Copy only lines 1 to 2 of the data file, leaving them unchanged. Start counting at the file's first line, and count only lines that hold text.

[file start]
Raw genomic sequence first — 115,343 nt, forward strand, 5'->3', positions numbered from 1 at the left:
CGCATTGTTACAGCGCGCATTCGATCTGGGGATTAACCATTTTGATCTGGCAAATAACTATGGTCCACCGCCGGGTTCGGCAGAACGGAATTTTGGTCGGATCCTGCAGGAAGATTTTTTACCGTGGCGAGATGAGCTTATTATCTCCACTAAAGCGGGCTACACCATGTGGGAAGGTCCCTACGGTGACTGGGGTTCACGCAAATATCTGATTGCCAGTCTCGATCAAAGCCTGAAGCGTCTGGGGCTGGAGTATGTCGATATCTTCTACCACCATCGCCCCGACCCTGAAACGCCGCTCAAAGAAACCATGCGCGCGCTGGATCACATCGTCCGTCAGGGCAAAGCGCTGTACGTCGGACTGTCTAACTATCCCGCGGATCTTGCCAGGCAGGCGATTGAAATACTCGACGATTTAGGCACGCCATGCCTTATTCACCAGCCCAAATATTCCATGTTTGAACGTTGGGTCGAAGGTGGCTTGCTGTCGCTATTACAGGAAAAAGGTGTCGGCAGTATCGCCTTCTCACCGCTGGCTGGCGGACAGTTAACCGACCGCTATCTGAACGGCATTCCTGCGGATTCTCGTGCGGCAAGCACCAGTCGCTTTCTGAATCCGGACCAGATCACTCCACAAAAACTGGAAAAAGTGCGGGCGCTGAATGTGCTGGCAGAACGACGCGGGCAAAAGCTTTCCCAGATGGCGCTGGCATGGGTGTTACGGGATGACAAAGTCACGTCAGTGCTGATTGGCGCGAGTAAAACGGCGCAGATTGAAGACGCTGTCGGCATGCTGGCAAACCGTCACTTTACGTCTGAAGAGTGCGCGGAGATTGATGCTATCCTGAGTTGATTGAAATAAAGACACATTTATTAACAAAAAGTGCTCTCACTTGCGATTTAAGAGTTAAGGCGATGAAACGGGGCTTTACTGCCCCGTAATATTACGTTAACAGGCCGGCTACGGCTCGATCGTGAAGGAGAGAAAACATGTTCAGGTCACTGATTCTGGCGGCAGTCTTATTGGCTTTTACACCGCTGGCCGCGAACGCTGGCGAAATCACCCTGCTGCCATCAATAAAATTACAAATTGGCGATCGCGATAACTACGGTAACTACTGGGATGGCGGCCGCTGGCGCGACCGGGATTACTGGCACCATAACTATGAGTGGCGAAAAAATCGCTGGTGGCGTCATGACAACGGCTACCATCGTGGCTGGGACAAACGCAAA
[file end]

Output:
Raw genomic sequence first — 115,343 nt, forward strand, 5'->3', positions numbered from 1 at the left:
CGCATTGTTACAGCGCGCATTCGATCTGGGGATTAACCATTTTGATCTGGCAAATAACTATGGTCCACCGCCGGGTTCGGCAGAACGGAATTTTGGTCGGATCCTGCAGGAAGATTTTTTACCGTGGCGAGATGAGCTTATTATCTCCACTAAAGCGGGCTACACCATGTGGGAAGGTCCCTACGGTGACTGGGGTTCACGCAAATATCTGATTGCCAGTCTCGATCAAAGCCTGAAGCGTCTGGGGCTGGAGTATGTCGATATCTTCTACCACCATCGCCCCGACCCTGAAACGCCGCTCAAAGAAACCATGCGCGCGCTGGATCACATCGTCCGTCAGGGCAAAGCGCTGTACGTCGGACTGTCTAACTATCCCGCGGATCTTGCCAGGCAGGCGATTGAAATACTCGACGATTTAGGCACGCCATGCCTTATTCACCAGCCCAAATATTCCATGTTTGAACGTTGGGTCGAAGGTGGCTTGCTGTCGCTATTACAGGAAAAAGGTGTCGGCAGTATCGCCTTCTCACCGCTGGCTGGCGGACAGTTAACCGACCGCTATCTGAACGGCATTCCTGCGGATTCTCGTGCGGCAAGCACCAGTCGCTTTCTGAATCCGGACCAGATCACTCCACAAAAACTGGAAAAAGTGCGGGCGCTGAATGTGCTGGCAGAACGACGCGGGCAAAAGCTTTCCCAGATGGCGCTGGCATGGGTGTTACGGGATGACAAAGTCACGTCAGTGCTGATTGGCGCGAGTAAAACGGCGCAGATTGAAGACGCTGTCGGCATGCTGGCAAACCGTCACTTTACGTCTGAAGAGTGCGCGGAGATTGATGCTATCCTGAGTTGATTGAAATAAAGACACATTTATTAACAAAAAGTGCTCTCACTTGCGATTTAAGAGTTAAGGCGATGAAACGGGGCTTTACTGCCCCGTAATATTACGTTAACAGGCCGGCTACGGCTCGATCGTGAAGGAGAGAAAACATGTTCAGGTCACTGATTCTGGCGGCAGTCTTATTGGCTTTTACACCGCTGGCCGCGAACGCTGGCGAAATCACCCTGCTGCCATCAATAAAATTACAAATTGGCGATCGCGATAACTACGGTAACTACTGGGATGGCGGCCGCTGGCGCGACCGGGATTACTGGCACCATAACTATGAGTGGCGAAAAAATCGCTGGTGGCGTCATGACAACGGCTACCATCGTGGCTGGGACAAACGCAAA